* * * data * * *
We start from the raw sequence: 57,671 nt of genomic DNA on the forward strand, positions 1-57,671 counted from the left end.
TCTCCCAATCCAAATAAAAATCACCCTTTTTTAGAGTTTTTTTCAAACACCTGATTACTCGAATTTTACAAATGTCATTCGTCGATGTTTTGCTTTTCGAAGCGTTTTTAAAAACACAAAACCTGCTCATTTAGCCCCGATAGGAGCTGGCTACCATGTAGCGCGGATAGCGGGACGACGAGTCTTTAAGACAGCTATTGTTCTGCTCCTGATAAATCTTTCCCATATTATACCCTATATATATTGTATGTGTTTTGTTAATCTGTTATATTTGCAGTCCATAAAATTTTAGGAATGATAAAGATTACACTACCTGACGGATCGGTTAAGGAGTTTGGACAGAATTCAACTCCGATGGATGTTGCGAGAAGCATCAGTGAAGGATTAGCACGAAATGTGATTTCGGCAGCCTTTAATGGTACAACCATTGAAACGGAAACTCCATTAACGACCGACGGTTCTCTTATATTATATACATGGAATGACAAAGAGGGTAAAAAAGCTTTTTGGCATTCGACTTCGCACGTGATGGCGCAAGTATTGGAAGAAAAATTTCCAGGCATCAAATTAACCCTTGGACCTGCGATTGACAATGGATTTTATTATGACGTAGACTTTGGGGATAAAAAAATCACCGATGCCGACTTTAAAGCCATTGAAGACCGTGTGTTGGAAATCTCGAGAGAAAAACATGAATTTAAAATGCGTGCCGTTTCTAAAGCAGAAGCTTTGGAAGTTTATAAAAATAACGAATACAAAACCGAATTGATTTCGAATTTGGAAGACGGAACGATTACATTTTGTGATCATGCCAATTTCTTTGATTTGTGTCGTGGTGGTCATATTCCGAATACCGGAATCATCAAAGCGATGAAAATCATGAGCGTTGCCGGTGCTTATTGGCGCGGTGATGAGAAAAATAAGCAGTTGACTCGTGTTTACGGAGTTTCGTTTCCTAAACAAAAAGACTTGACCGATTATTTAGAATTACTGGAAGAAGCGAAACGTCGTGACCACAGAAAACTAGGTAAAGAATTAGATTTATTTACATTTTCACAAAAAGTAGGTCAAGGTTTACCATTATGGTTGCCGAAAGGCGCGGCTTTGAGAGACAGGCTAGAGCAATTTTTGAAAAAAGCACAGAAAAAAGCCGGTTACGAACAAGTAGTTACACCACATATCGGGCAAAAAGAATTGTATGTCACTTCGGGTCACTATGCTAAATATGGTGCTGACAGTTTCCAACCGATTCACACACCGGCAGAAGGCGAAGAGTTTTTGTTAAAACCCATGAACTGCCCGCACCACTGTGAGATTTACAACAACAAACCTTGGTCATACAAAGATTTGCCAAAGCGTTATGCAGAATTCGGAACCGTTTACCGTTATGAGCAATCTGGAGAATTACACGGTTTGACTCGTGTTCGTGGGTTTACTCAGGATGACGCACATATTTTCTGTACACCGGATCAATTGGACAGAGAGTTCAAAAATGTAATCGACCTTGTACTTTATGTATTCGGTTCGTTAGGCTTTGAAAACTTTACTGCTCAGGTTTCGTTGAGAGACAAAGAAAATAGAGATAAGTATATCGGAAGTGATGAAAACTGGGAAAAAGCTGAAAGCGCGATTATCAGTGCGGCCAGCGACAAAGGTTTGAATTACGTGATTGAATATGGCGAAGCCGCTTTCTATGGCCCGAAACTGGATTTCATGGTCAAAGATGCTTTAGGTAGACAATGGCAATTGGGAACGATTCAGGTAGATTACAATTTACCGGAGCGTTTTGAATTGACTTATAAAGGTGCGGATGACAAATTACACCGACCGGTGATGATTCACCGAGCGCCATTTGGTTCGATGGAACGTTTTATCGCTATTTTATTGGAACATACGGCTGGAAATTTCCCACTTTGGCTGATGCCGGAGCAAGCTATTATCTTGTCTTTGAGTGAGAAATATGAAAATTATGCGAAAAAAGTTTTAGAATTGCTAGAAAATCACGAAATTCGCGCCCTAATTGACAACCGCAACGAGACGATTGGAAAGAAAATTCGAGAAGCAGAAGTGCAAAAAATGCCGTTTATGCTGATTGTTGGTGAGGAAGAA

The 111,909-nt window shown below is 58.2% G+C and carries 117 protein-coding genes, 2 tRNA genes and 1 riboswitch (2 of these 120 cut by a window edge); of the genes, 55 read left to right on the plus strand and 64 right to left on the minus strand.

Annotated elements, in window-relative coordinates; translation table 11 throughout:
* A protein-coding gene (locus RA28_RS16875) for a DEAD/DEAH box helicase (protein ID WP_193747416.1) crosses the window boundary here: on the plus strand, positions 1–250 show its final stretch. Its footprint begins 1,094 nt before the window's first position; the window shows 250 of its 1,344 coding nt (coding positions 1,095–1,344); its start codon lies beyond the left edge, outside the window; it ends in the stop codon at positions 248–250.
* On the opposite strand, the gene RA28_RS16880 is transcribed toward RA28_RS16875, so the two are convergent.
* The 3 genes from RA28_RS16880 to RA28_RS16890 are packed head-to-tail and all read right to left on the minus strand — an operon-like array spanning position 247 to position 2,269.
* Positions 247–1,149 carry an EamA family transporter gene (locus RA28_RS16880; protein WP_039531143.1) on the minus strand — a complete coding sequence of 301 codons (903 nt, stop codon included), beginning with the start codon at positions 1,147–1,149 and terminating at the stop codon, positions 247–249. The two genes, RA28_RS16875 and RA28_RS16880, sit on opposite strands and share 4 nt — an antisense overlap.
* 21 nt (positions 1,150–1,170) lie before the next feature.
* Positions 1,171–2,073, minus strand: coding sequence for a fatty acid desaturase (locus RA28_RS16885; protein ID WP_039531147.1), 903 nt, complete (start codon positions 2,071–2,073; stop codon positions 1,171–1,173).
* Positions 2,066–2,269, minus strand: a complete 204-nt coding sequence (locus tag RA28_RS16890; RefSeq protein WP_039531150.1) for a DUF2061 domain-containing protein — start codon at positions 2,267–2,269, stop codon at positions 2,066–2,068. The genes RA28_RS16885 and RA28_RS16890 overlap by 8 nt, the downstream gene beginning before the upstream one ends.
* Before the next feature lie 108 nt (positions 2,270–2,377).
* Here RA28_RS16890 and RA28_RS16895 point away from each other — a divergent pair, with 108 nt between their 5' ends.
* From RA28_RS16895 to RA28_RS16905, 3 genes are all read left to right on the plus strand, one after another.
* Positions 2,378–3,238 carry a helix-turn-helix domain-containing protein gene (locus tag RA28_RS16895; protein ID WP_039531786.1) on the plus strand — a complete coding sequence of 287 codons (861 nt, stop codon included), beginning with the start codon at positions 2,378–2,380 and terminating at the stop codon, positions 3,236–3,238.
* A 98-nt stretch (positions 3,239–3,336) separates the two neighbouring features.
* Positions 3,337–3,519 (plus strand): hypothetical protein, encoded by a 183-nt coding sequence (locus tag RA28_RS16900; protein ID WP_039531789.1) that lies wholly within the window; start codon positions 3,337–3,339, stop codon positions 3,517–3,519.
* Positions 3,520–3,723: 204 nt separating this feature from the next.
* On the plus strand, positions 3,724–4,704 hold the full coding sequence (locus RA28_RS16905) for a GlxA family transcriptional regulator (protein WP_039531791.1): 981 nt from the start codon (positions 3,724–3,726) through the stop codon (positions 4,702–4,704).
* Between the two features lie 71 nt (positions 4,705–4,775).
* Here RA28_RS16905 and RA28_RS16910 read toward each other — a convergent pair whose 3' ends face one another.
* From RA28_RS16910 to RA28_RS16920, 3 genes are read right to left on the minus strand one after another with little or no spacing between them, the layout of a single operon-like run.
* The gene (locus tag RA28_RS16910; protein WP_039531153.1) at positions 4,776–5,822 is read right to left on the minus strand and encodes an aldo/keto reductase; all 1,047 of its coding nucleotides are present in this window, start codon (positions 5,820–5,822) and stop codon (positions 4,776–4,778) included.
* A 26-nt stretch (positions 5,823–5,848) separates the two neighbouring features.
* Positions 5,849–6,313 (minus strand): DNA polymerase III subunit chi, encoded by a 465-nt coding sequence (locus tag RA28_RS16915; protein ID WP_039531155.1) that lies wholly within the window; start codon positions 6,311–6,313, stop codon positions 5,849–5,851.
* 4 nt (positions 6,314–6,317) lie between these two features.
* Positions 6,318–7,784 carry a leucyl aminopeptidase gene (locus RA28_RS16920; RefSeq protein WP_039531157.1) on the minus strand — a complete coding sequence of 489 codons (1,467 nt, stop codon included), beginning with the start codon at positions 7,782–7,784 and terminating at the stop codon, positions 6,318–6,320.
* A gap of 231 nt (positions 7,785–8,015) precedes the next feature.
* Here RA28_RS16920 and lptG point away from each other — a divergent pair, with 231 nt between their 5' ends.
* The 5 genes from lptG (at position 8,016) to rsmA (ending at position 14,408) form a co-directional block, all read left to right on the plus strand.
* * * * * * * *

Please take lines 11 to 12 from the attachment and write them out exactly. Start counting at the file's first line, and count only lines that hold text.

* Positions 2,066–2,269, minus strand: a complete 204-nt coding sequence (locus tag RA28_RS16890; RefSeq protein WP_039531150.1) for a DUF2061 domain-containing protein — start codon at positions 2,267–2,269, stop codon at positions 2,066–2,068. The genes RA28_RS16885 and RA28_RS16890 overlap by 8 nt, the downstream gene beginning before the upstream one ends.
* Before the next feature lie 108 nt (positions 2,270–2,377).